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FTC Agrees To Expand Online Privacy Regulations For Kids’ Tech

The Children’s Online Privacy Protection Act of 1998 will include rules for how apps and social networks gather and use personal data from young users.

What’s the Latest Development?

Starting July 1, manufacturers of apps and other technologies targeting children will have to abide by expanded rules included in the federal Children’s Online Privacy Protection Act (Coppa), according to the Federal Trade Commission (FTC). These include a redefinition of personal data to include photos and geographic locations, among others, and a requirement from companies to obtain parental permission before tracking and sharing children’s online activities. However, app stores such as iTunes are explicitly exempted from being held responsible for privacy violations made by developers of individual products.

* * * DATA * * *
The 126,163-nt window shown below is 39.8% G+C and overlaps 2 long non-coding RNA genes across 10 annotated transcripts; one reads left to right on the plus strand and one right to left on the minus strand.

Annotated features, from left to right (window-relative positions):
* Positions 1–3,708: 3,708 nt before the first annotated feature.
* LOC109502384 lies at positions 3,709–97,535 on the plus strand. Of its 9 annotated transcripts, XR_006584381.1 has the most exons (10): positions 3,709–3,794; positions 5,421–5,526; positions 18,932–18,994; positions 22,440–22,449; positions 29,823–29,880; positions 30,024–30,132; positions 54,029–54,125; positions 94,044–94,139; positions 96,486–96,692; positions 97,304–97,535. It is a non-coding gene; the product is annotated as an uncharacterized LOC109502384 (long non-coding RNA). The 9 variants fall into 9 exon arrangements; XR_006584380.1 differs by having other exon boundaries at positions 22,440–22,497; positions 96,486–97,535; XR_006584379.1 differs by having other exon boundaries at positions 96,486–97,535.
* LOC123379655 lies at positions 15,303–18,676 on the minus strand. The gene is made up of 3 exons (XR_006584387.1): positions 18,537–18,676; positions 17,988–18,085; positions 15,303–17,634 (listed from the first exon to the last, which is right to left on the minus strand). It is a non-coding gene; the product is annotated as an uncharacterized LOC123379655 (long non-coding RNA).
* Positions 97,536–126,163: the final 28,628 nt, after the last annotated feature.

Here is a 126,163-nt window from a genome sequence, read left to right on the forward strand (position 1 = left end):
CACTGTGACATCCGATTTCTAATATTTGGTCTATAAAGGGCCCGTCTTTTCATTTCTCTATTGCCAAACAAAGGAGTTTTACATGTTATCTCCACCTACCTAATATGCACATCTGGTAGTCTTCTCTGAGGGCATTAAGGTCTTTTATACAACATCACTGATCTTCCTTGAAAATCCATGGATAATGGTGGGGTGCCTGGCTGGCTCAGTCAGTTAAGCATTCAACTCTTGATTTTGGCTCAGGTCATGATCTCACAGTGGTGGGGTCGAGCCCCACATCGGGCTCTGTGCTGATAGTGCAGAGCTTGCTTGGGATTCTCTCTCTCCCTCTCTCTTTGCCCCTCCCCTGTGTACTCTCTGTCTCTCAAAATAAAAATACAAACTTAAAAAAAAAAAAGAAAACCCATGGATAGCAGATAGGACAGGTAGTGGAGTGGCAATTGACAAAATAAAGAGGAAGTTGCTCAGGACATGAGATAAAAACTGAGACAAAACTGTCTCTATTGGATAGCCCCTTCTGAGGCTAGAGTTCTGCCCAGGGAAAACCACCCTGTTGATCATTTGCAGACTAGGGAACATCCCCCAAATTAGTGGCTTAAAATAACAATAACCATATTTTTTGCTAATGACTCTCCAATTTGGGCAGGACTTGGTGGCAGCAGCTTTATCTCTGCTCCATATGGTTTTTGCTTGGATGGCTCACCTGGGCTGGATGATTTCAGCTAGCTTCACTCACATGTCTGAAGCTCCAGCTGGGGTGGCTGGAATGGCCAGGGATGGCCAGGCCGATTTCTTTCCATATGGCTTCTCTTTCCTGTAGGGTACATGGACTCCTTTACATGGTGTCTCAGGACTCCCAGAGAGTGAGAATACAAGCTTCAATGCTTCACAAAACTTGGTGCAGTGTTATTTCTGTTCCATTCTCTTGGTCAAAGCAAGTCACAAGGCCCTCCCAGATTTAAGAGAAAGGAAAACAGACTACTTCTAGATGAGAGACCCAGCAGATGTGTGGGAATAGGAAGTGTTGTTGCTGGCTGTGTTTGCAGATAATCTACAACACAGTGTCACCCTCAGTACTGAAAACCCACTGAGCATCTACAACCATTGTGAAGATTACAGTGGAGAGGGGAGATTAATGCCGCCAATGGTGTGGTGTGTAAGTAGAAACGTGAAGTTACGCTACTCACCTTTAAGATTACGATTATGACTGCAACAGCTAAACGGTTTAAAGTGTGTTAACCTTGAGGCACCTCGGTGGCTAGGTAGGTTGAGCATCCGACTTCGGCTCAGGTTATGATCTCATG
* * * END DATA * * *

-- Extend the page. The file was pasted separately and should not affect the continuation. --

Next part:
What’s the Big Idea?

Coppa was first enacted in 1998, several years before the explosion of smartphones and social media. The exemptions made for large companies like Apple and Google disappointed smaller developers, who said that the new rules might hinder growth, but FTC chairman Jon Liebowitz believes the changes “strike the right balance between protecting innovation that will provide rich and engaging content for children, and ensuring that parents are informed and involved in their children’s online activities.” Other legislators, such as Sen. John D. Rockefeller IV (D-W. Va), see the changes as just one step towards additional laws that give all Americans more control over use of their personal data online.

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